Politics must be excluded from space exploration
A US ban on cooperation with China is a view not shared by the heads of the Chinese and American space administrations, the scientific community or even the White House
Space is so expensive to explore that it makes sense for agencies to collaborate and pool resources. China and the US, as the leaders in the field, should therefore be working together on endeavours and missions. But although scientists from both sides are eager to cooperate, American lawmakers are so distrustful of Beijing that they have refused to ease a ban involving the National Aeronautics and Space Administration (Nasa). Politics should not get in the way of scientific pursuit; exploration would come about quicker if such thinking was set aside.
The ban was imposed in 2011 due to a perceived risk of espionage. US lawmakers are so adamant that China be kept away that they even prevent Chinese scientists from attending space conferences. But the views are not shared by the heads of the Chinese and American space administrations, the scientific community or even the White House, which has been trying to change attitudes. Suspicions of Beijing run deep in Congress, though, and it is only with the retirement last year of congressman Frank Wolf, who was behind numerous China-exclusion laws, that there is a glimmer of hope.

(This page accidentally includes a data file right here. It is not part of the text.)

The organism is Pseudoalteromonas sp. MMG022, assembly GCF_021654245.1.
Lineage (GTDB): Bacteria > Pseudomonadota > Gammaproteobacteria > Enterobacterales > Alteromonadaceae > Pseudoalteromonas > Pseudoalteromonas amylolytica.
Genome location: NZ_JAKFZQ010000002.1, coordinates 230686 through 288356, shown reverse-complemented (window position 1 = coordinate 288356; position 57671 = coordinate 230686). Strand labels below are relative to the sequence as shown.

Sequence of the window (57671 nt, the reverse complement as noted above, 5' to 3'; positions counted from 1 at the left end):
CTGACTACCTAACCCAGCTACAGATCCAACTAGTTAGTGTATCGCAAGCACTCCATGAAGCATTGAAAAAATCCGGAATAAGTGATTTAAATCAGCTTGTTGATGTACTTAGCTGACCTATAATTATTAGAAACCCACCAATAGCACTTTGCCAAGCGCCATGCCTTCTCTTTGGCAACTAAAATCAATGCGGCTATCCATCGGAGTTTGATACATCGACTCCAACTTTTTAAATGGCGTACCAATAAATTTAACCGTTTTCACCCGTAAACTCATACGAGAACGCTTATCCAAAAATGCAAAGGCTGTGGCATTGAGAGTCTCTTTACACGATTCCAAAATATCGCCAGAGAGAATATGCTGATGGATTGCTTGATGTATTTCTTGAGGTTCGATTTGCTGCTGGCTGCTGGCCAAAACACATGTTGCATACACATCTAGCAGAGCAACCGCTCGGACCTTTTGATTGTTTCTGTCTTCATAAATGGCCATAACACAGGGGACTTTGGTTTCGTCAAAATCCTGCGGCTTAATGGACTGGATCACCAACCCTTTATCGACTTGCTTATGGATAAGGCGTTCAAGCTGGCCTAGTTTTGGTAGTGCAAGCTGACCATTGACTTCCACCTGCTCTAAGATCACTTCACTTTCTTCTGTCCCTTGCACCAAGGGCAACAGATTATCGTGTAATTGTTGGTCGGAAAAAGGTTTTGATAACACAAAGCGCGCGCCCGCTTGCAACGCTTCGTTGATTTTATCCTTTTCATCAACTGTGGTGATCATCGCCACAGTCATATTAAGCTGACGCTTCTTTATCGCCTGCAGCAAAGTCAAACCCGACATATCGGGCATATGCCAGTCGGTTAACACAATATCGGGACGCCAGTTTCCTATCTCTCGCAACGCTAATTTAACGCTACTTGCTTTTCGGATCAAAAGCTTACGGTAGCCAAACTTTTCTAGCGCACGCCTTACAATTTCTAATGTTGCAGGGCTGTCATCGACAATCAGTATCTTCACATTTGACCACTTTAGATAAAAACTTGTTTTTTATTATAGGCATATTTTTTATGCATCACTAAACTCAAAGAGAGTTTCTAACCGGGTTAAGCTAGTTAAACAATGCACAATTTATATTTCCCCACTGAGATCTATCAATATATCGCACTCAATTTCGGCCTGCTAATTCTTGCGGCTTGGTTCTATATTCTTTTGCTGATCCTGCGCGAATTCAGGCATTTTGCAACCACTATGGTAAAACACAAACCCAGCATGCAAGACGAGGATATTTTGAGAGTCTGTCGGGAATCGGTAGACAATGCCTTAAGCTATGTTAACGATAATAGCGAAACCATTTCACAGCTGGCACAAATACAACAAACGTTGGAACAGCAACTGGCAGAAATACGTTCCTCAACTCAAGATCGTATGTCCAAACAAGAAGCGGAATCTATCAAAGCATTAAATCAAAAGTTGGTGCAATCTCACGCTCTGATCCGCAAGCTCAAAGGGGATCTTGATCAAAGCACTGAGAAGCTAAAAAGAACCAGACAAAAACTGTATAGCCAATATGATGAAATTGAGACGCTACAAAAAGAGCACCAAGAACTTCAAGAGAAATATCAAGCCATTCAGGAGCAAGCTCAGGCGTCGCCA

Evidence of that feeling was on show at a secretive meeting of space officials from both sides in Beijing last month. They were discussing cooperation on TanSat, a Chinese satellite to be launched later this year that will improve surveillance of global carbon emissions. Its advanced technologies would be of great help to an existing constellation of satellites coordinated by the US. The case typifies the research possibilities being stymied by the ban.
China’s capabilities in space are well established; by contrast, Nasa’s best days are behind it due to cuts in funding. Mars is the next space frontier and in 2020, China, the US and 13 other nations will be involved in missions. But a manned flight is far off due to the technical challenges and cost. Working together rather than competition makes sense. For that to happen, politics has to be excluded from space exploration.